For a while now, bands like Eyehategod, Alabama Thunderpussy, Down, etc. have reigned supreme over an inclusive American institution; Southern sludge/doom metal. New Orleans in particular was and still is famed for the depressive, muddy metal its natives put out, with some people coining the term NOLA doom in response. Considering just how strong Southern pride runs in some areas, I've wondered at times when Northern doom bands where going to craft a counterculture in response to the Southern section.
Enter New York City's Agnosis. Though they are not the creators of some vast, new, and visionary scene, they have crafted a very Yankee brand of sludge. In my opinion, the Southern sludge stylings of bands like Eyehategod, Crowbar, Corrosion of Conformity, and Soilent Green (to name but a few) so easily invoke the South due to its frequent use of swampy distortion and even at times folksy boogie.
On their newest EP, Hecate, Agnosis unleash a torrent of molten-iron metal on our ears; hot, fiery, and caked in grime, this is more soul-crushing than just depressing. In fact, I'd wager Agnosis are the New England area counterpart to Eyehategod. At first glance, the two band's nihilistic mudhole stompers are one and the same, but at second glance, one finds that Agnosis are a lot faster, meaner, and bleaker. Maybe it's all the snow New York gets every winter, but something about Agnosis has them taking the best elements of Eyehategod (for example) and making them a lot more existentialist and cold.
Oozing urban decay, "Unholy Lord" is some very brilliant material. Shuffling like a hobo inflicted with a bad case of syphilis, "Unholy Lord" sounds like poverty turned to music. Sparse, hopeless, yet oddly intense and passionate, I'd go so far as to say this stuff is blacker than most black metal! Everything about it is perfect; the clanging clamor of drums, the barely coherent larynx scrapes of vocalist Austin Lunn, the dagger sweeps of sharp, pointed melody that stab through dirt-caked riffs. Fantastic stuff this is. The pounding "...And Yet We Fight to Win" is no slouch either. Manifesting itself with a long-winded passage of buzzing, epic sludge, the tune slowly explodes into a fireball of all-consuming and energetic rage. The song's muscular riffing is the perfect backdrop for a message of confrontation which breeds unity and belonging; such lyrics would fit in every bit as well on a Throwdown record as they do here. Toss in a moment or two of high-pitched guitar wankery and some surprisingly crisp crooning towards the end, and you've got another righteous slice of doom. The utterly brutal "The End-Times" is a route I'd like to see more bands take. Picture vintage Slayer cross-bred with thick, fuzzy doom and blasting crustcore. Don't believe me? Let's just say the opening riffs alone reek of a Season (or two) in the Abyss. This song features some of the most primitive doom riffs (very Sabbath like) on the entire EP, and a handfull of wicked, jangling bass scrapes from founding member Andrew Jude Riotto. The best part of this track is how the entire middle portion is one prolonged doom headbang, which eventually morphs back into a thrashing riff that vaguely reeks of Napalm Death, and with a wicked, blazing guitar solo attached!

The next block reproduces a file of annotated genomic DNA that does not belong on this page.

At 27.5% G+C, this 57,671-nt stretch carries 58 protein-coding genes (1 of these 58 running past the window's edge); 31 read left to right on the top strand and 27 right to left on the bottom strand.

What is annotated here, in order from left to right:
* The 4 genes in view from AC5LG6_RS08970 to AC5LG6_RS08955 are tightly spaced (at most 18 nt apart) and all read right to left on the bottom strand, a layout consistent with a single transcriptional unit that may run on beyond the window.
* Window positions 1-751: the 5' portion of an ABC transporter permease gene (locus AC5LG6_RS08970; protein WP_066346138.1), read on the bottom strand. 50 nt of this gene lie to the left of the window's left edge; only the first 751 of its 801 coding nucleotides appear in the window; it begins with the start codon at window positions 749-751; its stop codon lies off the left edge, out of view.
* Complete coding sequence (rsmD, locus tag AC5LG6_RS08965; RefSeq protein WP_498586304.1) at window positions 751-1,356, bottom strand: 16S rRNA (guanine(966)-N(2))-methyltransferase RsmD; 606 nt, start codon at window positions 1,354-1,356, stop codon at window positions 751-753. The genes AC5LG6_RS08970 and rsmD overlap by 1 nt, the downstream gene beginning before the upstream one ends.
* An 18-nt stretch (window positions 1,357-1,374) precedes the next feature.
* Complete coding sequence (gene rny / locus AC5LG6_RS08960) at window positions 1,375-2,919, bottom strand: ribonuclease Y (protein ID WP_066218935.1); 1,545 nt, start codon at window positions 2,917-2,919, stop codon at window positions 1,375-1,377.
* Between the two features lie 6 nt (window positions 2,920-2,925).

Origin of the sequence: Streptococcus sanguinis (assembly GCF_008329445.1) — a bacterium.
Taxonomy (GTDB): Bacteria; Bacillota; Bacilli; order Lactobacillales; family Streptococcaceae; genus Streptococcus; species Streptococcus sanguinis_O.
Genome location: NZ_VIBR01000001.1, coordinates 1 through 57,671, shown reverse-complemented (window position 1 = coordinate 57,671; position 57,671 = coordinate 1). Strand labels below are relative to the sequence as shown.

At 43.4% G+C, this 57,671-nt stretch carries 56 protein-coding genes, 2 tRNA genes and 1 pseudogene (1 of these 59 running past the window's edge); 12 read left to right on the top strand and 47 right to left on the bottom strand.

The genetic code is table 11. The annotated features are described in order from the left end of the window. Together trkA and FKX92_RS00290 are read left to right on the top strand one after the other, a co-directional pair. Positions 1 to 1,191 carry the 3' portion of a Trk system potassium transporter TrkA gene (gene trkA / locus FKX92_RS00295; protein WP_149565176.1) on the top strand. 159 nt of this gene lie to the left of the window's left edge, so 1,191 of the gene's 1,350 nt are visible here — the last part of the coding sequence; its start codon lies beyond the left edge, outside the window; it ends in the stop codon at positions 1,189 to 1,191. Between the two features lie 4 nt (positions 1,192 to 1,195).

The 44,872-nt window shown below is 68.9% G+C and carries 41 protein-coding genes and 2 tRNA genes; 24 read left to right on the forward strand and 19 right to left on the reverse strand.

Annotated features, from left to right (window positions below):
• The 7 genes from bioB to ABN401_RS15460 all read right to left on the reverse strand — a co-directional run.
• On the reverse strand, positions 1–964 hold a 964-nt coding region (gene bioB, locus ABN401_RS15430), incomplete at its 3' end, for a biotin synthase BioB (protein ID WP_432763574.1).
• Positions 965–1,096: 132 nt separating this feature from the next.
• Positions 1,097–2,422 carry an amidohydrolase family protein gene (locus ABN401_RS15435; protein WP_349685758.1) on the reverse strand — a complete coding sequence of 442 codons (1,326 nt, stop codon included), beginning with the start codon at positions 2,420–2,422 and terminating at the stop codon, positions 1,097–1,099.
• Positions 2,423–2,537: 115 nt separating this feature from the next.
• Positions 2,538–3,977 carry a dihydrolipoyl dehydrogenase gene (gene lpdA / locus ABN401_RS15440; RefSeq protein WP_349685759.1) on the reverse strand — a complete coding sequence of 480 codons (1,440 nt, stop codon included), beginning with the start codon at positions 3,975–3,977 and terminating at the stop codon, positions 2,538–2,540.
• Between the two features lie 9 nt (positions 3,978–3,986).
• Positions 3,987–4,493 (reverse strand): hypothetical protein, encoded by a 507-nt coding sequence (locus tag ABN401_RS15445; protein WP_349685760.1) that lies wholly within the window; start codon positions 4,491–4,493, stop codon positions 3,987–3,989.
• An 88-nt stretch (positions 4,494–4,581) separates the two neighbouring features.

It's been a while since I've seen a band who have tackled the (traditionally) hardcore/grind concepts of D.I.Y. and welded their spirit so effortlessly to doom metal. The result is this EP, and a half-hour of the most gutter-licking doom you're likely to hear this early in the year. Filthy, disgusting, and definitely built on blood, sweat and tears, Agnosis is kind of like a decent mosh pit; you'll never like how dirty you feel afterwards, but when you're in the thick of things nothing seems more real. Pick this one up as soon as you get a chance.
*The band wishes the Hecate EP to be judged as somewhat of a teaser for their next (and third) full-length release. Said record is planned on having a Fall 2006 release, and Spring 2006 sees the band finalizing a split, the details of which are still being ironed out and will be announced in full after press time for this review.*
1. Unholy Lord
2. ...And Yet We Fight to Win
3. The End-Times